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Michaud’s disappointing voting record

Gay congressman falls short in LGBT support, reproductive freedom

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Mike Michaud, Maine, United States House of Representatives, Democratic Party, U.S. Congress, gay news, Washington Blade
Mike Michaud, Maine, United States House of Representatives, Democratic Party, U.S. Congress, gay news, Washington Blade

Mike Michaud’s record on reproductive freedom should be of concern to LGBT voters. (Washington Blade photo by Michael Key)

By JAMES SCHWARTZ

 

As a former D.C. resident now living in Maine, I read The Washington Blade with interest. But I have to say that Chris Johnson’s Feb. 26 piece on the governor’s race here missed the mark. Yes, Rep. Mike Michaud (D-Maine) recently came out and is running for governor, but his record of support for LGBT rights is mixed at best.

Serving in the state legislature from 1981 to 1997, he voted 19 times against efforts to prohibit discrimination of LGBT people in Maine. While his record of support in the U.S. Congress has been much stronger, he was conspicuously quiet during the 2009 and 2012 fights for marriage equality. The other U.S. Representative, Chellie Pingree (D), attended public events, spoke up on the House floor, and used her position to underscore support for marriage equality. But not Mike Michaud.

Johnson wrote that Michaud’s independent opponent, Eliot Cutler, was a “perennial candidate.” But Eliot ran only once before — in 2010 — losing to his Republican opponent by fewer than 11,000 votes.

Full disclosure: I back Cutler in this year’s governor’s race. He and his wife, Melanie, were invaluable supporters during the battles for marriage equality. They hosted the state’s largest reception for the campaign at their home in 2012. Cutler has also been a steadfast supporter of LGBT rights beyond marriage, endorsing efforts to ensure safe schools, for culturally competent health care and for inclusive communities.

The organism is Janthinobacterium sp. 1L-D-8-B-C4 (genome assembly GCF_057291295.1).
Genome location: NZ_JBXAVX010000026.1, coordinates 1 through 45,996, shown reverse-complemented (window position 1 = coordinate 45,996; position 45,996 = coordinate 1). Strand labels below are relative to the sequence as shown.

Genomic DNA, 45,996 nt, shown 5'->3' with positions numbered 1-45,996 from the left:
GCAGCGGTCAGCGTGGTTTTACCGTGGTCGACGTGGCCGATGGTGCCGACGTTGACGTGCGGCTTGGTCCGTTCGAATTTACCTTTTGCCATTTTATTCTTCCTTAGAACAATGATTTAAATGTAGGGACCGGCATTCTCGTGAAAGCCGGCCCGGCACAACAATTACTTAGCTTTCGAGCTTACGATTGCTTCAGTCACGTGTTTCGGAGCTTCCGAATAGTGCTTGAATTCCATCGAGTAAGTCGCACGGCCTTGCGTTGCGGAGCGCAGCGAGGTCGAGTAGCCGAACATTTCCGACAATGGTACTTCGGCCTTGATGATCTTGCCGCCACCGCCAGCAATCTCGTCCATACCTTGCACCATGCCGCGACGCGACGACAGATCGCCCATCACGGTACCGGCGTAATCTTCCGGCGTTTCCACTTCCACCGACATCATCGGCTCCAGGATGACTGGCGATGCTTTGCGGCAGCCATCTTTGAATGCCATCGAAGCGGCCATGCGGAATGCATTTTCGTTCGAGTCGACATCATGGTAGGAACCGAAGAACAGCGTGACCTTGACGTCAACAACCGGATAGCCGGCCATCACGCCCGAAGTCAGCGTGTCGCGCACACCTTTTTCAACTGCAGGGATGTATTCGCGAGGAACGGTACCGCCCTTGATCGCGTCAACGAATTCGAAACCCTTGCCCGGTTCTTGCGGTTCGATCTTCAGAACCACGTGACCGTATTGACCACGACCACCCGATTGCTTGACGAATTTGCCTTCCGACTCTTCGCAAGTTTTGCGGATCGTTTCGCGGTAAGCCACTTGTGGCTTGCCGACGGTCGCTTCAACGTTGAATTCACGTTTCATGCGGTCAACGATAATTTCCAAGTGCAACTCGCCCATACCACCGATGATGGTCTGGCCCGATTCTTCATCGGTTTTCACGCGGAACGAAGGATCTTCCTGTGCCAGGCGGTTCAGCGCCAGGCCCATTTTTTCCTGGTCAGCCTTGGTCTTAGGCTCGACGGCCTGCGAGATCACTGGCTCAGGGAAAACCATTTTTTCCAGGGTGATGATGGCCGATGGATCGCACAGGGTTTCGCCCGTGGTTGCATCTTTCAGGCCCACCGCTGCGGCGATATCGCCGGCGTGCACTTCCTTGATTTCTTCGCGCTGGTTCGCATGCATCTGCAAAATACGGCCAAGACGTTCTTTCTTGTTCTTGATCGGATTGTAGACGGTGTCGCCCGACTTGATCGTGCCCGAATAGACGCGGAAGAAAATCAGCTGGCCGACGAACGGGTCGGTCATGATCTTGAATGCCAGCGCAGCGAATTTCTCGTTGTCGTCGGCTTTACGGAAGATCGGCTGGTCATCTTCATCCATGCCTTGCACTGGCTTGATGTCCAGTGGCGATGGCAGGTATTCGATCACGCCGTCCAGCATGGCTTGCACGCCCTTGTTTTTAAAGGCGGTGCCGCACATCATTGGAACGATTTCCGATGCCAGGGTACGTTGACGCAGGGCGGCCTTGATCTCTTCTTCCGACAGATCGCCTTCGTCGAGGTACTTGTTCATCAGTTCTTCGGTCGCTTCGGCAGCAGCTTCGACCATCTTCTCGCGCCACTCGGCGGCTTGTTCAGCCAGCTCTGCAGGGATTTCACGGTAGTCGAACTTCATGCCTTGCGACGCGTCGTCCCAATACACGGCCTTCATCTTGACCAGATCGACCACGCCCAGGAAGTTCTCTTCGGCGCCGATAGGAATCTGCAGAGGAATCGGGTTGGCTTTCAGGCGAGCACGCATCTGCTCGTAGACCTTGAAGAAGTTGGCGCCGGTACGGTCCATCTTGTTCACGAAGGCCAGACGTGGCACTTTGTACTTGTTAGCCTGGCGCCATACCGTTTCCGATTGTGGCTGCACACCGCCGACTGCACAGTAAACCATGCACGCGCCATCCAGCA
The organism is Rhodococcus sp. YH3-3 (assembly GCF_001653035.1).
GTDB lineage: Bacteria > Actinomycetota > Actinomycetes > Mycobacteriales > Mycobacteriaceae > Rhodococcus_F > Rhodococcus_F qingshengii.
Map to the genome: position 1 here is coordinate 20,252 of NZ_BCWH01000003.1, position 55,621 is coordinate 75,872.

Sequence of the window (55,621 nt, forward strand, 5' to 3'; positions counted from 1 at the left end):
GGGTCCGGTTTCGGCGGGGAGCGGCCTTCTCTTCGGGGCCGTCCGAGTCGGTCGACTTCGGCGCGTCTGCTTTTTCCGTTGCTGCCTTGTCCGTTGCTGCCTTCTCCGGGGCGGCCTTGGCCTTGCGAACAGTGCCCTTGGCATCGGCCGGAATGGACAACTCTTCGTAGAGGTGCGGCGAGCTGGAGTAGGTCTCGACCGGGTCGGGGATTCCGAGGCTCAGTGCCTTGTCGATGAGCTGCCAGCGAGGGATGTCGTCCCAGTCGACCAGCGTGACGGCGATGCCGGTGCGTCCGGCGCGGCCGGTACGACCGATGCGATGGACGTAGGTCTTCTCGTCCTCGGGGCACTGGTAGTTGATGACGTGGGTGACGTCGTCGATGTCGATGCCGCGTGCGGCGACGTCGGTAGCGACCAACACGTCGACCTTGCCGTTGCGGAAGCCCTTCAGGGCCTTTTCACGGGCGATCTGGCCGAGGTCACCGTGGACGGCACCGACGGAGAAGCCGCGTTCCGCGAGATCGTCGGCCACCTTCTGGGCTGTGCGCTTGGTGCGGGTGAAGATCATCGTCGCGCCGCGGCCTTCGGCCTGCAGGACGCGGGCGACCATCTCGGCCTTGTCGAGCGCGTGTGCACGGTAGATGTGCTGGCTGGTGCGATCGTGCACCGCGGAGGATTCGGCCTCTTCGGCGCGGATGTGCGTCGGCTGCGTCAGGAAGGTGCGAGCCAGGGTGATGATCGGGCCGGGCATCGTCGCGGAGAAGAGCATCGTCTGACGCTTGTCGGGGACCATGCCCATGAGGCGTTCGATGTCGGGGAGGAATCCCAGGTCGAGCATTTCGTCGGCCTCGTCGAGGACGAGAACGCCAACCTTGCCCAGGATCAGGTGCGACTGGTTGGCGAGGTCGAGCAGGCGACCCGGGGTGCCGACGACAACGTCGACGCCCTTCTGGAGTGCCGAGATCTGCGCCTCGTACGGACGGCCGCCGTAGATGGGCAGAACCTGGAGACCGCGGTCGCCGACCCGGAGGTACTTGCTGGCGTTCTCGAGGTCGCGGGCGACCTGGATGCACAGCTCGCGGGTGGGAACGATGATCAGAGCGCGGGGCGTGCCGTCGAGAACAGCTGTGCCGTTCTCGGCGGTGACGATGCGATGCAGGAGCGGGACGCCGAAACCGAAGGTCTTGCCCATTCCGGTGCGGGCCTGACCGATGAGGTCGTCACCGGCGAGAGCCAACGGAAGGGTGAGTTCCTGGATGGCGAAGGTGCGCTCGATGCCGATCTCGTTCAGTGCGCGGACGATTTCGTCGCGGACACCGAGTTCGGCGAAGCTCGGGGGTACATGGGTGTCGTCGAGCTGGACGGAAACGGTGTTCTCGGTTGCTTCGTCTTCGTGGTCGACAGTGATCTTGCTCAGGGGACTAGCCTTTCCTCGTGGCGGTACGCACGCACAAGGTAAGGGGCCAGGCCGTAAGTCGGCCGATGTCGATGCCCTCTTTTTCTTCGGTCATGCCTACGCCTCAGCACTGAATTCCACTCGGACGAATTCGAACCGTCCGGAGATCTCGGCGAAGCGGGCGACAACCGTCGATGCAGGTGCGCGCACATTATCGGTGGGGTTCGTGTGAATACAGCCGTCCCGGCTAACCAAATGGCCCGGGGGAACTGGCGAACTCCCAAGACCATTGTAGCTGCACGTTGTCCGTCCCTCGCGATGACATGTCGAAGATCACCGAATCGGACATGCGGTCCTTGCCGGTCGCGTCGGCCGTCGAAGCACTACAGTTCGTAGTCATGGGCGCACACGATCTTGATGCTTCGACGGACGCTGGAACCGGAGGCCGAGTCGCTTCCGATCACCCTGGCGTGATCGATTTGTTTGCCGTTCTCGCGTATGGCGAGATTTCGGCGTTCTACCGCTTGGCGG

Significantly, unlike his opponent, Cutler is also a vocal advocate of a woman’s right to choose; Michaud has voted repeatedly against women’s reproductive rights.

One more insight about Cutler’s support for gay people and equality: When my partner and I decided to marry last year, we asked Eliot if he would officiate. He never hesitated, never cited concerns about the campaign or his public image, never asked us to keep the ceremony quiet. He said only two words: “Yes” and “When?” We were married on the front porch of his house in August with his wife and two other friends serving as witnesses.

It’s important and long past due that we have openly gay candidates running for office in Maine and throughout the land. But sexual orientation isn’t reason enough to endorse anyone. Records matter. And Rep. Michaud’s is deeply disappointing.  

James Schwartz is a former D.C. resident now living in Cape Elizabeth, Maine.

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8 Comments

8 Comments

  1. Scott Hanson

    March 12, 2014 at 3:16 am

    Mr. Schwartz seems to have forgotten to mention that Equality Maine, the 30 year old state-wide GLBT advocacy group that won marriage equality in Maine, has endorsed Mike Michaud. This focus on Michaud's votes when he served in the Maine legislature representing a very conservative mill town in the mountains of western Maine 20 years ago is a desperate tactic the Cutler campaign is flaying away at because they don't have anything more recent to point to. Since that time, and in spite of being in the closet until last year, Michaud has been very supportive of equal rights for GLBT people, gaining a 100% rating from NARAL and a 98% rating from HRC.